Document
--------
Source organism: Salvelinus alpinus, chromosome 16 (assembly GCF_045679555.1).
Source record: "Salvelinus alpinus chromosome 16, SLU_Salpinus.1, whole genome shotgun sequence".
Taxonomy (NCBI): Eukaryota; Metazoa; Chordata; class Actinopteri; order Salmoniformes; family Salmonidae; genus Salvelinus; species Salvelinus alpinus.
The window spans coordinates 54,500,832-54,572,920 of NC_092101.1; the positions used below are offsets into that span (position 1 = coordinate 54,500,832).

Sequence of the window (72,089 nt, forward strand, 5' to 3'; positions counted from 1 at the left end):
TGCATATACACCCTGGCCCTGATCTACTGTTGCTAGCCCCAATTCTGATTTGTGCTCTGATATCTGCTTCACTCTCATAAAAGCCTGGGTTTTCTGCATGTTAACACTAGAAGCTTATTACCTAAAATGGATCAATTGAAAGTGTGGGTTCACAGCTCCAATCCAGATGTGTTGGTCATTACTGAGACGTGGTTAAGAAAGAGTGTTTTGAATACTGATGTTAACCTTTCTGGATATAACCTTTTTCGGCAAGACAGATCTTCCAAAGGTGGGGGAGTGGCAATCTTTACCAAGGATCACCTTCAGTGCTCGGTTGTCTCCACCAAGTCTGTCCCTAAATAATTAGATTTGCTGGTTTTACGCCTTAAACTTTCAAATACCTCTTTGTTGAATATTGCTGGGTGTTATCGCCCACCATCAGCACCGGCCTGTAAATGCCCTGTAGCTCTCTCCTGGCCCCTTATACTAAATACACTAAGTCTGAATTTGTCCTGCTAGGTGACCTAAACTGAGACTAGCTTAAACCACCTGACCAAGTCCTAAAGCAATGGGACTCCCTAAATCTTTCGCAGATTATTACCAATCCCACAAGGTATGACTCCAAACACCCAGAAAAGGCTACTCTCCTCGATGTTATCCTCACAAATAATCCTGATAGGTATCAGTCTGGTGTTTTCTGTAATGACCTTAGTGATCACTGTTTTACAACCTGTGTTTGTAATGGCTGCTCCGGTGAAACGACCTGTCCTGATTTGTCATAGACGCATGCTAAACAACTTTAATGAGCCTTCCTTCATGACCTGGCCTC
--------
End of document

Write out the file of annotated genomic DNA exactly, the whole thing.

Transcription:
Source organism: Salvelinus alpinus, chromosome 16 (assembly GCF_045679555.1).
Source record: "Salvelinus alpinus chromosome 16, SLU_Salpinus.1, whole genome shotgun sequence".
Taxonomy (NCBI): Eukaryota; Metazoa; Chordata; class Actinopteri; order Salmoniformes; family Salmonidae; genus Salvelinus; species Salvelinus alpinus.
The window spans coordinates 54,500,832-54,572,920 of NC_092101.1; the positions used below are offsets into that span (position 1 = coordinate 54,500,832).

Sequence of the window (72,089 nt, forward strand, 5' to 3'; positions counted from 1 at the left end):
TGCATATACACCCTGGCCCTGATCTACTGTTGCTAGCCCCAATTCTGATTTGTGCTCTGATATCTGCTTCACTCTCATAAAAGCCTGGGTTTTCTGCATGTTAACACTAGAAGCTTATTACCTAAAATGGATCAATTGAAAGTGTGGGTTCACAGCTCCAATCCAGATGTGTTGGTCATTACTGAGACGTGGTTAAGAAAGAGTGTTTTGAATACTGATGTTAACCTTTCTGGATATAACCTTTTTCGGCAAGACAGATCTTCCAAAGGTGGGGGAGTGGCAATCTTTACCAAGGATCACCTTCAGTGCTCGGTTGTCTCCACCAAGTCTGTCCCTAAATAATTAGATTTGCTGGTTTTACGCCTTAAACTTTCAAATACCTCTTTGTTGAATATTGCTGGGTGTTATCGCCCACCATCAGCACCGGCCTGTAAATGCCCTGTAGCTCTCTCCTGGCCCCTTATACTAAATACACTAAGTCTGAATTTGTCCTGCTAGGTGACCTAAACTGAGACTAGCTTAAACCACCTGACCAAGTCCTAAAGCAATGGGACTCCCTAAATCTTTCGCAGATTATTACCAATCCCACAAGGTATGACTCCAAACACCCAGAAAAGGCTACTCTCCTCGATGTTATCCTCACAAATAATCCTGATAGGTATCAGTCTGGTGTTTTCTGTAATGACCTTAGTGATCACTGTTTTACAACCTGTGTTTGTAATGGCTGCTCCGGTGAAACGACCTGTCCTGATTTGTCATAGACGCATGCTAAACAACTTTAATGAGCCTTCCTTCATGACCTGGCCTC